Selected Publications

  • The Matrixial Borderspace. (Essays from 1994-1999). University of Minnesota Press, 2006. ISBN 0-8166-3587-0
  • "Trenzado y escena primitiva del ser-de-a-tres" (7 June 2000). In: Jacques-Alain Miller, Los usos del lapso, Los cursos psicoanaliticos de Jacques-Alain Miller. Buenos Aires: Paidos. 2004. 466-481. ISBN 950-12-8855-2
  • "Trans-subjective transferential borderspace." (1996) Reprinted in Brian Massumi (ed.), A Shock to Thought. (Expression after Deleuze and Guattari). London & NY: Routeledge, 2002. 215-239. ISBN 0-415-23804-8
  • "The Red Cow Effect." (First printed in 1996 in: Act 2, ISSN 1360-4287). Reprinted in: Mica Howe & Sarah A. Aguiar (eds.), He Said, She Says. Fairleigh Dickinson University press & London: Associated University Press, 2001. 57-88. ISBN 0-8386-3915-1
  • "Matrixial Gaze and Screen: Other than Phallic and Beyond the Late Lacan." In: Laura Doyle (ed.) Bodies of Resistance. Evanston, Illinois: Northwestern University Press, 2001. 103-143. ISBN 0-8101-1847-5
  • "Art as the Transport-Station of Trauma." In: Bracha Lichtenberg Ettinger: Artworking 1985-1999, Ghent-Amsterdam: Ludion & Brussels: Palais des Beaux-Arts, 2000. 91-115. (ISBN 90-5544-283-6) Extract in
  • "Transgressing with-in-to the feminine." (1997) Reprinted in: Penny Florence & Nicola Foster (eds.), Differential Aesthetics, London: Ashgate, 2000. 183-210. ISBN 0-7546-1493-X
  • "Trauma and Beauty." In: Kjell R. Soleim [ed.], Fatal Women. Journal of the Center for Women's and Gender Research, Bergen Univ., Vol. 11: 115-128, 1999.
  • "The Feminine/Prenatal Weaving in the Matrixial Subjectivity-as-Encounter." Psychoanalytic Dialogues, VII:3, The Analytic Press, New York, 1997. 363-405. ISSN 1048-1885
  • "Metramorphic Borderlinks and Matrixial Borderspace." In: John Welchman (ed.), Rethinking Borders, Minnesota University Press, 1996. 125-159. ISBN 0-333-56580-0.
  • The Matrixial Gaze. (1994), Feminist Arts & Histories Network - Dept. of Fine Art, Leeds University, 1995. ISBN 0-9524-899. Reprinted as Ch. I in The Matrixial Borderspace.
  • "The Becoming Threshold of Matrixial Borderlines.". In: Robertson et als. (eds.) Travelers' Tales. Routledge, London, 1994. 38-62. ISBN 0-415-07016-3
  • Matrix . Halal(a) - Lapsus. Notes on Painting, 1985-1992. Translated by Joseph Simas. Museum Of Modern Art, Oxford, 1993. ISBN 0-905836-81-2. (Reprinted in Artworking 1985-1999. Ghent: Ludion, 2000. ISBN 90-5544-283-6)
  • "Matrix and Metramorphosis." In: Trouble in the Archives, Special issue of Differences, Vol. 4, n. 3: 176-208, 1992. Bloomington: Indiana University Press.
  • Matrix. Carnets 1985-1989 (fragments). In: Chimères, n. 16, 1992.

Bibliography - Selected publications on Ettinger's work

  • Christine Buci-Glucksmann, "Images of Absence in the Inner Space of Painting." In: Catherine de Zegher (ed.), Inside the Visible. MIT Press, Boston, 1996.
  • Christine Buci-Glucksmann, "Eurydice and her doubles. Painting after Auschwitz." In: Bracha Lichtenberg Ettinger: Artworking 1985-1999. Ghent-Amsterdam: Ludion & Brussels: Palais des Beaux-Arts, 2000. ISBN 90-5544-283-6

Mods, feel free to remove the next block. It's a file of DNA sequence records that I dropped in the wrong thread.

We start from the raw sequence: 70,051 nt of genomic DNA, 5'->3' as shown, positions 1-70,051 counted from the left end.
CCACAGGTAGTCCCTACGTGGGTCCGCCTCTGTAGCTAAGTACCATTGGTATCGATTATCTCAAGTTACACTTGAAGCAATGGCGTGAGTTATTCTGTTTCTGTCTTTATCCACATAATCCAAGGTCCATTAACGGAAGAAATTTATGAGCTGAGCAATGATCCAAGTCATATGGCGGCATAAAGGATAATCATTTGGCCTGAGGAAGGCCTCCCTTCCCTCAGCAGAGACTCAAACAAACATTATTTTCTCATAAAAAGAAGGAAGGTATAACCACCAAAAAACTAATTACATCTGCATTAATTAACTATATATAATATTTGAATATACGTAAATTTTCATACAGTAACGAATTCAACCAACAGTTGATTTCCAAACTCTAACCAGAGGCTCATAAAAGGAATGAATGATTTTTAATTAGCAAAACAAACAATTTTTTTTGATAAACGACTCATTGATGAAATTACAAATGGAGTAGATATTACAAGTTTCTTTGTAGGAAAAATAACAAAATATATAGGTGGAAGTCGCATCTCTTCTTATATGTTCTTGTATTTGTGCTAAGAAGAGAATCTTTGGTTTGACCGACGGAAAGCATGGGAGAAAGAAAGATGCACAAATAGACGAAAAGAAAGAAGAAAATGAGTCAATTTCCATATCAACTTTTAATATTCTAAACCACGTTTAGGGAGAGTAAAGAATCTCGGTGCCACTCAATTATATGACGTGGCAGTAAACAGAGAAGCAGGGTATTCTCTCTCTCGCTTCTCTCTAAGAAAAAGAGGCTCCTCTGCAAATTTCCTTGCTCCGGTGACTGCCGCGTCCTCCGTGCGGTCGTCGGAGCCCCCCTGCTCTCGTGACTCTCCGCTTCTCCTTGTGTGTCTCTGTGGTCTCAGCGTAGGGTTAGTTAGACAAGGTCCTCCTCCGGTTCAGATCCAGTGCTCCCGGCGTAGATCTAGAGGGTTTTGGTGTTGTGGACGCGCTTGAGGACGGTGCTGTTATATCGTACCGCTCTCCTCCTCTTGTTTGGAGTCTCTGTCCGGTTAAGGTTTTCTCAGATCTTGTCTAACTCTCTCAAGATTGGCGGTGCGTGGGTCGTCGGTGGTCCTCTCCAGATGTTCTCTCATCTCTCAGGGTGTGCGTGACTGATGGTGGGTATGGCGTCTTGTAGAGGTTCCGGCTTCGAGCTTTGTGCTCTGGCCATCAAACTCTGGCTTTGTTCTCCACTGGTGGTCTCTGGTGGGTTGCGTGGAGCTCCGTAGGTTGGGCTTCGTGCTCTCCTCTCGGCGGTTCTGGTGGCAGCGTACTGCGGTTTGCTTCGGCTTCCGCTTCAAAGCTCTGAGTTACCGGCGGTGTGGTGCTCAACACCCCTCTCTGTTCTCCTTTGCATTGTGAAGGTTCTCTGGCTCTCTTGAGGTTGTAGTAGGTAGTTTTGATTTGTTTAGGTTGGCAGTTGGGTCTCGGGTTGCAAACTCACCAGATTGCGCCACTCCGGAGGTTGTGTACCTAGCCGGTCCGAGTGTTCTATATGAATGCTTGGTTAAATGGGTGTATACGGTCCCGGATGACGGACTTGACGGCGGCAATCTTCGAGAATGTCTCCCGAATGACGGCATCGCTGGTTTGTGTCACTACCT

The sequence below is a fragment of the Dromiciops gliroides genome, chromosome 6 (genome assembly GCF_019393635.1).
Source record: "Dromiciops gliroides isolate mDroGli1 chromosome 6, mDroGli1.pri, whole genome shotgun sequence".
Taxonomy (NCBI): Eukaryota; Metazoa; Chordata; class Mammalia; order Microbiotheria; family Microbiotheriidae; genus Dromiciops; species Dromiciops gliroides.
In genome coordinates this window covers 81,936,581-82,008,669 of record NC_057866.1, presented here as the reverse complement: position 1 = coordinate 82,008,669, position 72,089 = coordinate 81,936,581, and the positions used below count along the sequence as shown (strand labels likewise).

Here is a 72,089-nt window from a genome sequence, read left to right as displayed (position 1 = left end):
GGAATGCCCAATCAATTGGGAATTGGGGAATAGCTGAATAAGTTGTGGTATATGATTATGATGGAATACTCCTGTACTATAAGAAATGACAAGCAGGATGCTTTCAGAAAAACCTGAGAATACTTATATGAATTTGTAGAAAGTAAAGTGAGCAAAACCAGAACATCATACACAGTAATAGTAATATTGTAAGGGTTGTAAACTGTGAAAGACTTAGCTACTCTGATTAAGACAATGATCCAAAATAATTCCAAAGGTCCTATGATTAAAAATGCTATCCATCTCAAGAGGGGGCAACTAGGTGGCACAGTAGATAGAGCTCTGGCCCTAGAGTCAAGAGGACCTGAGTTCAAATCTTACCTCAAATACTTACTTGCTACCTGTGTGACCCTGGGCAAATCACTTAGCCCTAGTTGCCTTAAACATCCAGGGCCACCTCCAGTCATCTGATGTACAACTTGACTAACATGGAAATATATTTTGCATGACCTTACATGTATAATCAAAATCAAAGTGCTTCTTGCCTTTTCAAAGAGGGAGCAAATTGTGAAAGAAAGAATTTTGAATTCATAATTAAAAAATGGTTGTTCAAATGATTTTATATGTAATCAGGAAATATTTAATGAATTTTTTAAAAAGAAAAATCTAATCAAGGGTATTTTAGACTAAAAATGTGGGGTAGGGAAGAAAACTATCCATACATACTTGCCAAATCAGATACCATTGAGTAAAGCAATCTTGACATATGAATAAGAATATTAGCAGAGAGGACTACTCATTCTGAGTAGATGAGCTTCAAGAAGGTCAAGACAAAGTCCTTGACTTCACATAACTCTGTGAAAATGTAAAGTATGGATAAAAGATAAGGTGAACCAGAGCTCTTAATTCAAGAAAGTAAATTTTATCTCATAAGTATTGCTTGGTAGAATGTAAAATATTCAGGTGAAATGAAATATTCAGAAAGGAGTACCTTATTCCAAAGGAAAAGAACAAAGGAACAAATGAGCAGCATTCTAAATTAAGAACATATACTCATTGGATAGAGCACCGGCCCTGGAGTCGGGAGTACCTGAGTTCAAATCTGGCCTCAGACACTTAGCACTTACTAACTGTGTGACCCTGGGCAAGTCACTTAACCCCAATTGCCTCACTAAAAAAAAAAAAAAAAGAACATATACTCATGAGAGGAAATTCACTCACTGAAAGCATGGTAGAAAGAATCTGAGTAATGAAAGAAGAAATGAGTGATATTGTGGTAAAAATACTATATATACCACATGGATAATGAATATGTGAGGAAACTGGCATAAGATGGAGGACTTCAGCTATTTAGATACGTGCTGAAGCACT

• Christine Buci-Glucksmann, Le devenir-monde d'Eurydice, published to coincide with the project Capturing the Moving Mind, Paris: BLE Atelier, 2005. Trans. Eurydice's Becoming-World and reprinted as brochure for The Aerials of Sublime Transscapes, Breda: Lokaal 01, 2008.
  • Judith Butler, "Bracha's Eurydice." Theory, Culture and Society, Vol. 21, 2004. ISSN 0263-2764
  • Brigid Doherty, "Dwelling on Spaces". In: Women Artists as the Millennium. Edited by Carol Armstrong and Catherine de Zegher. Cambridge Massachusetts: October Books, MIT Press, 2006. ISBN 978-0-262-01226-3
  • Bracha L. Ettinger, "From transference to the aesthetic paradigm: a conversation with Felix Guattari." Reprinted in Brian Massumi (ed.), A Shock to Thought. Expression after Deleuze and Guattari. London & NY: Routeledge. ISBN 0-415-23804-8
  • Dorota Glowacka, "Lyotard and Eurydice: The Anamnesis of the Feminine." In: Gender After Lyotard. Ed. Margaret Grebowicz. NY: Suny Press, 2007. ISBN 978-0-7914-6956-9
  • Adrien Harris, "Beyond/Outside Gender Dichotomies: New Forms of Constituting Subjectivity and Difference." Psychoanalytic Dialogues, VII:3, 1997. ISSN 1048-1885
  • Rosi Huhn, Bracha L. Ettinger: La folie de la raison / Wahnsinn der Vernunft. Goethe Institut, Paris, 1990.
  • Rosi Huhn, "Die Passage zum Anderen: Bracha Lichtenberg Ettingers äesthetisches Konzept der Matrix und Metramorphose", In: Silvia Baumgart (Hrsg), Denkräum. Zwischen Kunst und Wissenschaft. Reimer, Berlin, 1993. ISBN 3-496-01097-5.
  • Jean-Francois Lyotard (1993), "Anamnesis: Of the Visible." Theory, Culture and Society, Vol. 21(1), 2004. ISSN 0263-2764
  • Jean-Francois Lyotard (1995), "Scriptures: Diffracted Traces." Theory, Culture and Society, Vol. 21(1), 2004.
  • Brian Massumi, "Painting: The Voice of the Grain", In: Bracha Lichtenberg Ettinger: The Eurydice Series. [Catherine de Zegher and Brian Massumi (eds.)]. Drawing Papers, n.24. NY: The Drawing Center, 2001.
  • Griselda Pollock, 'Generations and Geographies in the Visual Arts. London: Routledge, 1996. ISBN 0-415-14128-1.